The case example that is presented, that of Magda, is an interesting test case for the question of discrimination because the behavior exhibited by the owner of the bank is certainly discriminatory but raises questions about the rights of business owners to enact policies that they believe are essential for the safety of their patrons. Certainly, the bank owner reacted to Magda on the basis of her religious clothing, which is discriminatory, but on the other hand in certain situations it seems appropriate to have certain rules governing the behavior of one’s customers. The challenge for the bank manager is to balance the acceptance of diverse cultural values and customs with the need to protect the safety of the bank. The issue about wearing burqas has come up frequently in modern times because, for example, when women have gone to ceremonies in which they are becoming citizens, or are applying for a driver’s license, an argument can be made that it is important for the identity of that person to be revealed and documented for various reasons, including the need of the state to have a record of its citizens. For example, it is conceivable that a person with criminal intent might wear a burqa in order to disguise his or her identity while committing a crime. In one sense, if someone walked into a bank wearing a hood that covered his or her face, that would be considered threatening as well. That is not to equate the religious reasons for wearing a burqa with criminality, only to suggest that the issue in public places is the anonymity that can be seen as a threat.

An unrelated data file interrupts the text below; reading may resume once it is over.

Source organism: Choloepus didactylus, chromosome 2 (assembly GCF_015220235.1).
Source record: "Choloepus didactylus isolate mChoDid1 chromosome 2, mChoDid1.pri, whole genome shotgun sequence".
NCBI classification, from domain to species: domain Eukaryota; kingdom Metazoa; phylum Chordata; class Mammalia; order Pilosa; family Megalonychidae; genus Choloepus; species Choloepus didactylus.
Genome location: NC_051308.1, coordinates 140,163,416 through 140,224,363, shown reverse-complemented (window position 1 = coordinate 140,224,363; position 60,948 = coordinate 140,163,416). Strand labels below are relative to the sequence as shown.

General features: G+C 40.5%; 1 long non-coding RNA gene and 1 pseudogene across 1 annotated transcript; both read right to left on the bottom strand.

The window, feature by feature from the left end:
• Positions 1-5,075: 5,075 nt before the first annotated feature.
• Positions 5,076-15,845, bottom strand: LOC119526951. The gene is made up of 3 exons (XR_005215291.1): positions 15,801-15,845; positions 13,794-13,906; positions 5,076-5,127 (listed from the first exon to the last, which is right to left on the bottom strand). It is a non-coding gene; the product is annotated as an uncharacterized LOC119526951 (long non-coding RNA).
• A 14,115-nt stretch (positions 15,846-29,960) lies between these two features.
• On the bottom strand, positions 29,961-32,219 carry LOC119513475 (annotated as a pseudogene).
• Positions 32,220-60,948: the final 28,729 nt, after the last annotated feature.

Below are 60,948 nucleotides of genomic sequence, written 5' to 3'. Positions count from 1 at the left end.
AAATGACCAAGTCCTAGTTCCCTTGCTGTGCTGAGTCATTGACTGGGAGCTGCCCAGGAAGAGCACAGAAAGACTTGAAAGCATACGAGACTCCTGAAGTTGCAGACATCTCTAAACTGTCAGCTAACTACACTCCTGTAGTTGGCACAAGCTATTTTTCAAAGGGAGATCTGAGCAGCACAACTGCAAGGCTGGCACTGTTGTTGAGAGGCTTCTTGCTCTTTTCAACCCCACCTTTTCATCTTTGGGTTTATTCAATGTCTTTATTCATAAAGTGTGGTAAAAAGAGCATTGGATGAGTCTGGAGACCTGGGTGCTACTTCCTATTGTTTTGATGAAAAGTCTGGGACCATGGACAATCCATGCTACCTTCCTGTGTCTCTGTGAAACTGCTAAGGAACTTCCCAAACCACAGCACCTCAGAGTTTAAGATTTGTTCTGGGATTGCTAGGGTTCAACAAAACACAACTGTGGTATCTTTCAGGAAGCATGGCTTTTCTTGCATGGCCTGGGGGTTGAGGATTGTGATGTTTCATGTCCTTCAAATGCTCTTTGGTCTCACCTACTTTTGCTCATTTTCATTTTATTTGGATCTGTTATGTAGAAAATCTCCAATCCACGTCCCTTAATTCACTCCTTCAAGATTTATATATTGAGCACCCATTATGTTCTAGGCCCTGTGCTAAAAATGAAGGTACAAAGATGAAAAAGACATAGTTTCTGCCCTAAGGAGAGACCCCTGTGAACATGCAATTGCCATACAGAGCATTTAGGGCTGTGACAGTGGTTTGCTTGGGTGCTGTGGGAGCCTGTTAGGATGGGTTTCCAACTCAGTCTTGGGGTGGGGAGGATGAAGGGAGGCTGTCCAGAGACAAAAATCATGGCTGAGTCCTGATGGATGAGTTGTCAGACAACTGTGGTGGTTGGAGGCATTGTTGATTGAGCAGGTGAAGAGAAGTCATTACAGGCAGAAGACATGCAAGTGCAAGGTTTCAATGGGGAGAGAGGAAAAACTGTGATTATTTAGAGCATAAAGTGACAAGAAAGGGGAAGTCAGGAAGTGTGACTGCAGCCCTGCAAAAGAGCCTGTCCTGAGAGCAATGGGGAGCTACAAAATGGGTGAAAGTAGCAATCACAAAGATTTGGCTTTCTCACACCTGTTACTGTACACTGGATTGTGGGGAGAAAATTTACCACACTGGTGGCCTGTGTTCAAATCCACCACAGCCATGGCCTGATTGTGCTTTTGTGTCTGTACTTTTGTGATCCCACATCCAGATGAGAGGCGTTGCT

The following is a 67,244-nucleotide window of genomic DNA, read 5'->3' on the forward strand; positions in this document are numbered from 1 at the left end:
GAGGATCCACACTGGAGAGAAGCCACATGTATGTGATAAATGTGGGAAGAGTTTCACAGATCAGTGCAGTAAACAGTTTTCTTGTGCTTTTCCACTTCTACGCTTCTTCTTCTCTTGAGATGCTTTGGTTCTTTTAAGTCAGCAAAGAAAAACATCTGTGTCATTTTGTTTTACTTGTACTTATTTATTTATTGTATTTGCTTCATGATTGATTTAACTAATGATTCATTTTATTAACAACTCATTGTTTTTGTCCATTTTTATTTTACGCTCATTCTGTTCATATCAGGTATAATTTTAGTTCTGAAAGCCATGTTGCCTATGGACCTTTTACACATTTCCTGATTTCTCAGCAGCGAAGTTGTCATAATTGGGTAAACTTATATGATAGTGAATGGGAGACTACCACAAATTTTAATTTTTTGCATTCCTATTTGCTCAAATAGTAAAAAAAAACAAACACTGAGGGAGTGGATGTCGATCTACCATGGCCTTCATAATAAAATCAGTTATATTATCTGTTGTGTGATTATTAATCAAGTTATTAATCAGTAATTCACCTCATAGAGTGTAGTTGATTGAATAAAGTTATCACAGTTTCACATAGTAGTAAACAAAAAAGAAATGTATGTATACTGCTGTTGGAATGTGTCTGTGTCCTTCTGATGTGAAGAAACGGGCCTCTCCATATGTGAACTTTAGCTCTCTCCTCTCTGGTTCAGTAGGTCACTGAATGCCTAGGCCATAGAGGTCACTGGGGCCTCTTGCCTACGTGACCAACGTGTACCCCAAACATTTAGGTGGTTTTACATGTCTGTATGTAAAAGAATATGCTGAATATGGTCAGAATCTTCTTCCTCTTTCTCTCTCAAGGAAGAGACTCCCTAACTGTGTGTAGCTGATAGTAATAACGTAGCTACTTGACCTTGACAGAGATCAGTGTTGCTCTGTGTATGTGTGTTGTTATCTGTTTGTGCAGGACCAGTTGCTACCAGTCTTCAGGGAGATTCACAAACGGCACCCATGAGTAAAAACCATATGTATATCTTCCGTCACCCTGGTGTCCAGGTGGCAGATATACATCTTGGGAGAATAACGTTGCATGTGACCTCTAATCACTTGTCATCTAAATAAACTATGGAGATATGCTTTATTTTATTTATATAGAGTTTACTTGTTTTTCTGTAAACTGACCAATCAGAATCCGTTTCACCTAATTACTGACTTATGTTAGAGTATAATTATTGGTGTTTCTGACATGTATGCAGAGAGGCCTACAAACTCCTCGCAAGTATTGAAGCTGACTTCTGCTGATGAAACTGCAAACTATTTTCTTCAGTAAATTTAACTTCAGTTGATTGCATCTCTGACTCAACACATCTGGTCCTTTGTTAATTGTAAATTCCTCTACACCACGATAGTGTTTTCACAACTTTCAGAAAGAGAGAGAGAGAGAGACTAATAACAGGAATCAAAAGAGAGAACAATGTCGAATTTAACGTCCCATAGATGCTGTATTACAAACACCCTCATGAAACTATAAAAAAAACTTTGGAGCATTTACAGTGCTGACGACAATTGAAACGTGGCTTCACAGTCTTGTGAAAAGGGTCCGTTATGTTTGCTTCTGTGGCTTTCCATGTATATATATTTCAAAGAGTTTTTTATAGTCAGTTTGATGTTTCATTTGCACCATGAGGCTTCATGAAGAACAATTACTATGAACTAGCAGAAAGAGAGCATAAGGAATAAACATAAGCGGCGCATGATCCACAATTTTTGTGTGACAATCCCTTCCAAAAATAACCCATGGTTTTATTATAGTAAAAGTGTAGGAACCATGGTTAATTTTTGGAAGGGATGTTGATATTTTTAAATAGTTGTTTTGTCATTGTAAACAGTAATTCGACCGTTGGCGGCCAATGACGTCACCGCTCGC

In this case, however, the bank manager violated standards guiding intercultural communication in business contexts, because in conflict management, communication is the dominant characteristic in managing such issues (Porter, 2009.) The bank manager appeared to be lacking in knowledge about cultural diversity, or else he would have expressed respect for Magda’s religious practices that include modesty, and could have used accommodation to perhaps suggest that she meet with a bank officer who is a female in a private room where she might feel comfortable to remove her burqa, or at least reveal her face. The bank manager did not do a good job of managing intercultural conflict, which involves keeping an open mind and developing techniques to avoid conflict (Porter, 2009.)
Regarding the legality of this situation, there are two essential forms of protection that would support Magda’s case that she was being discriminated against. Citizens of the United States are guaranteed freedom of religious expression which includes the right to wear religious clothing and symbols under two separate federal laws. The First Amendment guarantees that the government may not restrict religious freedom or freedom of expression so that wearing clothing specific to one’s faith can be regarded as exercising religious freedom (Baisden, 2010.) This translates into the ability to wear shirts that bear political or religious messages, religious jewelry such as crosses, Jewish stars, or other religious symbols in religious headdress such as turbans or hijabs. Dressing in any manner including those which reinforce one’s religious beliefs is indeed a constitutional right.